}
}

Now if you need to add another payment logic you only need to create a new class and implement or extends the payment interface or base class.

If component A should be protected from changes in component B, then component B should depend on component A.

OCP USE-CASE

Liskov Substitution Principle (LSP)

  • A subclass should behave in such a way that it will not cause problems when used instead of the superclass.
  • LSP is a definition of a subtyping relation, called strong behavioral subtyping.
  • if S is a subtype of T, then objects of type T may be replaced with objects of type S without altering the desirable properties of the program.
  • Example:

Bad Example of LSP:

public class Bird{
public void fly(){}
}
public class Duck extends Bird{}

The duck can fly because it is a bird, But what about this:

public class Ostrich extends Bird{}

Ostrich is a bird, But it can’t fly, Ostrich class is a subtype of class Bird, But it can’t use the fly method, that means that we are breaking the LSP principle.

Good Example of LSP:

public class Bird{
}
public class FlyingBirds extends Bird{
public void fly(){}
}
public class Duck extends FlyingBirds{}
public class Ostrich extends Bird{}

ability to replace any instance of a parent class with an instance of one of its child classes without negative side effect.

Interface Segregation Principle (ISP)

  • Developers shouldn’t be forced to depend upon interfaces that they don’t use.
  • Example:
public interface someInterface{public int methodOne(){
// Do something
}public int methodTwo(){
// Do somthing diffrent
}}

if you want to implement this Interface

public someClass implements someInterface{public int methodOne(){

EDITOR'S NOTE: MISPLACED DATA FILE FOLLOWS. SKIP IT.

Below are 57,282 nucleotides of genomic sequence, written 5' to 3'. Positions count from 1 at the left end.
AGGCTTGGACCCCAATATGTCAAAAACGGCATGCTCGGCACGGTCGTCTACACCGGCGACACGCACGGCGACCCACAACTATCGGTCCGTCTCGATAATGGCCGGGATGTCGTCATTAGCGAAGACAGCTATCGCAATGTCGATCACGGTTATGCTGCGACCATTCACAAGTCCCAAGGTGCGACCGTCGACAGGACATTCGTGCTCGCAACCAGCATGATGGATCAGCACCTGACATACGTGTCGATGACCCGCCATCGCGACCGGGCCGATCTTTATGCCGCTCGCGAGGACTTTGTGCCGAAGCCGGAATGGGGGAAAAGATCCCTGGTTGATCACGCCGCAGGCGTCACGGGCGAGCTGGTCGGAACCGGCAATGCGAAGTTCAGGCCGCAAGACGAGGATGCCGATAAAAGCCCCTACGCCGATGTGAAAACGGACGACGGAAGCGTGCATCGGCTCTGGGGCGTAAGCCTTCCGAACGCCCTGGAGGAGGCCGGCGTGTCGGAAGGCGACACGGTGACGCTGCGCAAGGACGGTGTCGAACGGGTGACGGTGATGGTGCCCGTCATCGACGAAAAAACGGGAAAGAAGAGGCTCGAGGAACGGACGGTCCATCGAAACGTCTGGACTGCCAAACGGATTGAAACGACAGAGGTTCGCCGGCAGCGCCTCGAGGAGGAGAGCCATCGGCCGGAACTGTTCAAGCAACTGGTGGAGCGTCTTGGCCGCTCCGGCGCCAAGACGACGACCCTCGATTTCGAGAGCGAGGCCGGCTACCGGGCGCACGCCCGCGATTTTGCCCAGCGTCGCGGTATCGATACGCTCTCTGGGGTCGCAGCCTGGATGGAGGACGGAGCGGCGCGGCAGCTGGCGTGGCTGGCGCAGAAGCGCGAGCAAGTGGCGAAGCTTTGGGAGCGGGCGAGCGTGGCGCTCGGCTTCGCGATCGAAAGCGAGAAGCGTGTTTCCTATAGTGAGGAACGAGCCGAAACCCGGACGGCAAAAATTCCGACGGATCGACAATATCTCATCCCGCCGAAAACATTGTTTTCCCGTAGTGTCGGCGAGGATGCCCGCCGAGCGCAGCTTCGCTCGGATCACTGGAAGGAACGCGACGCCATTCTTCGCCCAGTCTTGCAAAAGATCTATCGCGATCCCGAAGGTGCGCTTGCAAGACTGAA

// logic to do something
}public int methodTwo(){
}
}

and only need to overwrite one method only why you forced to overwrite the other method and left it empty.

we solve this problem by creating two separate interfaces, every interface has only relevant methods.

public interface someInterface{public int methodOne(){
// Do something
}}public interface someDiffrentInterface{public int methodTwo(){
// Do somthing diffrent
}}

Now you can implement the only interface you need.

depending on something that carries baggage that you don’t need can cause you troubles that you didn’t expect.

Dependency Inversion Principle (DIP)

  • High-level modules should not depend on low-level modules. Both should depend on abstractions.
  • Abstractions should not depend on details. Details should depend on abstractions.
  • components should depend on abstraction.

module need to manage high-level functionality with zero implementation details this allows the module to be used for any type of application and for all modules inside the application.

  • Example:

we have an existing system which sends notifications to users by email

public class Email{public void sendMail(){// send mail 
}
}
public class Notification{private Email _email;public Notification(){_email = new Email();
}
public void promotionalNotification(){_email.sendMail();
}
}

And if we need to send a notification by SMS, we need to change email to SMS in this class, which violates DIP, because the parent class doesn't depend on abstraction, it has a specific data tie to it.

we can solve it by:

1. create an interface.

public interface Messeneger{void sendMessage();
}

2. create classes implements this interface.

public class Email implements Messenger{void sendMessage(){// send email
}
}
public class SMS implements Messenaer{void sendMessage(){// send SMS
}
}

3. build class Notification which has Messenger property.

public class Notification{private Messenger _messenger;public Notification(){_messenger = new Email();
}
public void promotionalNotification(){_messeager.sendMessage();
}
}

You can replace crate a new object in three ways:

1. Constructor injection:

passing data to Notification Constructor

public class Notification{private Messenger _messenger;public Notification(Messenger messenger){_messenger= messenger;
}
public void promotionalNotification(){_messenger.sendMessage();
}
}

2. Property injection:

use the setter to set a Property of Notification class

public class Notification{private Messenger messenger;public void setMessenger(Messenger messenger) {
this.messenger= messenger;
}
public void promotionalNotification(){_messenger.sendMessage();
}
}

3. Method injection:

pass object data to the method we want to use directly in Notification class

public class Notification{public void promotionalNotification(Messenger messenger){messenger.sendMessage();
}
}